Over the last several weeks you should have been receiving documents from your employer, banks, stockbrokers and any other agencies that were in your financial life in 2015. By law, these would be sent out by the end of January, so you should have all of these documents at this time.

Something that is relatively new and essential to preparing your taxes is Healthcare statements. You will have an additional form (Form 1095) that discloses that you have health care coverage for you and your family, as well as the amount you paid for it. Having health insurance is now mandatory by our Government (thank you Obamacare), so you MUST provide this information on your forms.

Most common are the income and deduction statements. This includes W-2 provided by your employers showing the amount you were paid AND the amount that was withheld for paying taxes. If you own a home you may be able to deduct the mortgage interest: that would be form 1098. Student loan interest is reported on 1098-E. Many different types of 1099s are provided depending if you earned any interest on your bank accounts, received dividends from investments, sold stocks or bonds, received a refund in taxes, etc.

When this is gathered, sit down and prepare your taxes. YES, you can do it yourself most of the time, but if you do hire someone to prepare your taxes to watch out for these red flags.

Below are two links that assist you in preparing a checklist for all of your documents:

When do You Need a Financial Advisor?

When Your Finances Increase Significantly.

It’s no secret that a fool and his money are soon parted. With bankrupt celebrities and even Wall Street needing a bailout, we could all use a little financial education. At Berkshire Hills Financial, Tom Sirois can help you plan investments, take care of past debt, and consolidate your expenses.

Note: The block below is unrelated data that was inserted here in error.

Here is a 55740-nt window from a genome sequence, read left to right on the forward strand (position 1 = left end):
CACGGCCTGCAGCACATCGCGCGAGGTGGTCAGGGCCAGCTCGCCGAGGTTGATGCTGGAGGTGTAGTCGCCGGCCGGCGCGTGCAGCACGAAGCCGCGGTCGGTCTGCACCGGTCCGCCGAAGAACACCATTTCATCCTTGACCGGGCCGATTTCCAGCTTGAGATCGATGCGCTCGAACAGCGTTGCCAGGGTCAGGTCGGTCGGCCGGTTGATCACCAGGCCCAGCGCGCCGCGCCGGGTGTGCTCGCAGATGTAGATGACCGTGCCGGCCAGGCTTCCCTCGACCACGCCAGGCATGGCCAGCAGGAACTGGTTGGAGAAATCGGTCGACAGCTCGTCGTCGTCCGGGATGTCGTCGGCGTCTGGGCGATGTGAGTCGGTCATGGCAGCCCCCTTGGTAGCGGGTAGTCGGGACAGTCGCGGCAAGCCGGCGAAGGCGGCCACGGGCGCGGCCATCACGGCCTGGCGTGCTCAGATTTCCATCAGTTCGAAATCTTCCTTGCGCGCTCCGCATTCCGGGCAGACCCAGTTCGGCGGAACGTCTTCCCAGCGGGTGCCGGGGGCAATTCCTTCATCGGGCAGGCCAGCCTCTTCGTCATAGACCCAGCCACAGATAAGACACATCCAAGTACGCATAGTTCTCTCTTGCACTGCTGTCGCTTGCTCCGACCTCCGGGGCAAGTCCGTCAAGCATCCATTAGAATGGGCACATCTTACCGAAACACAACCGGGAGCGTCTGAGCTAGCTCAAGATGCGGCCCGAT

When A Loved One Gets Sick

Healthcare is one of the most expensive things that people rarely prepare for. Before you know it, (God forbid), your aunt has cancer, your family is nowhere to be found, and she moves in with you to save money for treatments. At Berkshire Hills Financial, Tom Sirois can help you plan for these dark times, and put a silver lining on that dark cloud, and in your wallet.

When Planning A Large Purchase

Car, boat, truck, or house, a large purchase may seem like a great plan until disaster strikes and you realize you should have budgeted. At Berkshire Hills Financial, Tom Sirois can help you rearrange your finances to fit in the purchase you want and deserve.

Before you really need one

Finding unbiased advice is very hard to come by, but as with many things it is better to have a plan BEFORE your confront financial decisions. For example, if you have young people or individuals who are dependent on you as a source of income, you MUST protect your income if you can no longer work. This can be simply disability insurance or more commonly life insurance. It can cost just a few hundred dollars a year to protect your earning power for the future. But, as with all of these decisions, you need to know what is the best financial decision: Term Life? or a Whole Life Policy? The answer is not always easy to answer. That is where an unbiased financial advisor can help.

Unless you are wealthy like Warren Buffet as a simple conversation with a financial advisor can pay for itself over time many times over.

Tom Sirois

Great Barrington